The Daily Telegraph’s Philip Aldrick takes a look at the options facing Greece. Needless to say, none of them are pretty. One thing that I cannot see working smoothly is a second Greek election that comes to be read (one way or another) as a referendum on the euro. If that happens, and it might if either the Greeks or those financing them reach the end of their tethers, then it’s easy to think that Greece’s long slow-motion bank run (which had recently come to a halt) would resume with a vengeance, and were that to occur, panic could feed on itself with who knows what consequences.
Possibly more interesting, however, is what Aldrick has to say about Hollande & Merkel, a curious duo to be sure, but one, I reckon, that is unlikely to indulge in a bust-up while Greece teeters on its latest brink. Aldrick imagines a situation where Greece is on the way out:
By then, France’s elections would have been largely forgotten. Francois Hollande’s demand that growth be made part of Germany’s “fiscal compact” would probably have been resolved by a supplementary, loosely worded pact drawn up by Brussels bureaucrats. There might also have been a virtually unnoticeable slowing in fiscal austerity measures for the region. After all, Hollande’s growth plans for France are merely to balance the budget one year later than President Sarkozy.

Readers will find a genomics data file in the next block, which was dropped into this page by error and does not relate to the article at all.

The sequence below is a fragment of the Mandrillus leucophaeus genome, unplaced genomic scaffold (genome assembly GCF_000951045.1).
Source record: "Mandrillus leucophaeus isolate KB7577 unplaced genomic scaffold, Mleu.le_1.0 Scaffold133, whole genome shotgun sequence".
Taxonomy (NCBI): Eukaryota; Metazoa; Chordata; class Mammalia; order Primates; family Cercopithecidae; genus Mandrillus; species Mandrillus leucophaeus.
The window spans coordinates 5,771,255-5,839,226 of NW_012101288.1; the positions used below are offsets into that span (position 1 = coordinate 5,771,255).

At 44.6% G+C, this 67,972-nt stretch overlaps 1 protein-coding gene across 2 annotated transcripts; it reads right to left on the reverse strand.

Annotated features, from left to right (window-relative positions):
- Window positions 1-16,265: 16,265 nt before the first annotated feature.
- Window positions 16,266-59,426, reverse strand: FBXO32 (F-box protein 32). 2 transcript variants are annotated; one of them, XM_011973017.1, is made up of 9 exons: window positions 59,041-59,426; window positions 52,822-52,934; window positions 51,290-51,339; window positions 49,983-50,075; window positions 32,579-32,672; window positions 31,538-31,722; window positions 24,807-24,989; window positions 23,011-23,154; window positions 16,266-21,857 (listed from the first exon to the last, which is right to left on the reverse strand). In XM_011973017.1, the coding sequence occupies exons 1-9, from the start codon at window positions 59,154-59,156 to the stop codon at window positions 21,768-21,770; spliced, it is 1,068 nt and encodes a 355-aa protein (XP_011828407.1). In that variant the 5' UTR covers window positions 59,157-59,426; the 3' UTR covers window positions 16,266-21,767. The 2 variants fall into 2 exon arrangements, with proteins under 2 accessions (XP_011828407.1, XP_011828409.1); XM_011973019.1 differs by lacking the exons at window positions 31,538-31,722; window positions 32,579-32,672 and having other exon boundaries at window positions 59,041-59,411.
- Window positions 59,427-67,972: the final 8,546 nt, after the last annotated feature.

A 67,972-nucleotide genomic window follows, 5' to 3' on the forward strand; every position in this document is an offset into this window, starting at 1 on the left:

The Franco-German alliance would be as strong as ever at the centre of the single currency. But there would be chaos in the periphery. It is no coincidence that German and French bond yields fell this morning, as the others rose.
“Strong as ever” is an overstatement, but there’s a lot to the picture he is painting.
Meanwhile Open Europe has a typically useful summary of German press reaction to Sunday’s vote. There’s plenty of predictably (and understandably) harsh talk such as this from the economics editor of the (distinguished) Frankfurter Allgemeine Zeitung:
“How do you deal with a country that firstly swindled access to the euro, then plunged the EU into an existential crisis, and then cast two-thirds of votes for radical parties that deny austerity?”
But there’s also this from the EU correspondent of Handelsblatt (a business newspaper)
“If the second largest EU state [France] were to veer from the path of savings and reform, then the monetary union would come into its heaviest existential crisis yet. However, it does not appear that Hollande would so lightly put the euro, the most important legacy of his political mentor François Mitterrand, at risk.”
That’s true (at least for now), I think, and it reinforces what Aldrick is saying. At the same time we should remember (to adapt an old Trotsky line) that even if Hollande has no plans for risk, risk may have plans for him.